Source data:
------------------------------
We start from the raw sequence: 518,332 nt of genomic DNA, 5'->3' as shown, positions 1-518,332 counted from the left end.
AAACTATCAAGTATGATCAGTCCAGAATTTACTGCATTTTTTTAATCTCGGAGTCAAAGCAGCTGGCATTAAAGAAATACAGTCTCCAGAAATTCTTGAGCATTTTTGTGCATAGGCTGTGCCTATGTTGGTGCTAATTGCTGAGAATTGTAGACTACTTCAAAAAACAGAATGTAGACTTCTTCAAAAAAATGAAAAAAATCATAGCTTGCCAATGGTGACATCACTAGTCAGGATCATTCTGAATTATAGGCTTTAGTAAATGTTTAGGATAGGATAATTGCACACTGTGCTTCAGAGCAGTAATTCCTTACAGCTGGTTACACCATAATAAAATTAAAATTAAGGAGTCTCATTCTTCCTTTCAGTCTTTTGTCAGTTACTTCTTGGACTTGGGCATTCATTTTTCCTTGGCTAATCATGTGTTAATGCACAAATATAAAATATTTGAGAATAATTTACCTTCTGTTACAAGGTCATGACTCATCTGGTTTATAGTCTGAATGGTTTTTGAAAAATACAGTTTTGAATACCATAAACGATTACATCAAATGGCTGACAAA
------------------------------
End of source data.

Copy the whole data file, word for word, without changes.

We start from the raw sequence: 518,332 nt of genomic DNA, 5'->3' as shown, positions 1-518,332 counted from the left end.
AAACTATCAAGTATGATCAGTCCAGAATTTACTGCATTTTTTTAATCTCGGAGTCAAAGCAGCTGGCATTAAAGAAATACAGTCTCCAGAAATTCTTGAGCATTTTTGTGCATAGGCTGTGCCTATGTTGGTGCTAATTGCTGAGAATTGTAGACTACTTCAAAAAACAGAATGTAGACTTCTTCAAAAAAATGAAAAAAATCATAGCTTGCCAATGGTGACATCACTAGTCAGGATCATTCTGAATTATAGGCTTTAGTAAATGTTTAGGATAGGATAATTGCACACTGTGCTTCAGAGCAGTAATTCCTTACAGCTGGTTACACCATAATAAAATTAAAATTAAGGAGTCTCATTCTTCCTTTCAGTCTTTTGTCAGTTACTTCTTGGACTTGGGCATTCATTTTTCCTTGGCTAATCATGTGTTAATGCACAAATATAAAATATTTGAGAATAATTTACCTTCTGTTACAAGGTCATGACTCATCTGGTTTATAGTCTGAATGGTTTTTGAAAAATACAGTTTTGAATACCATAAACGATTACATCAAATGGCTGACAAA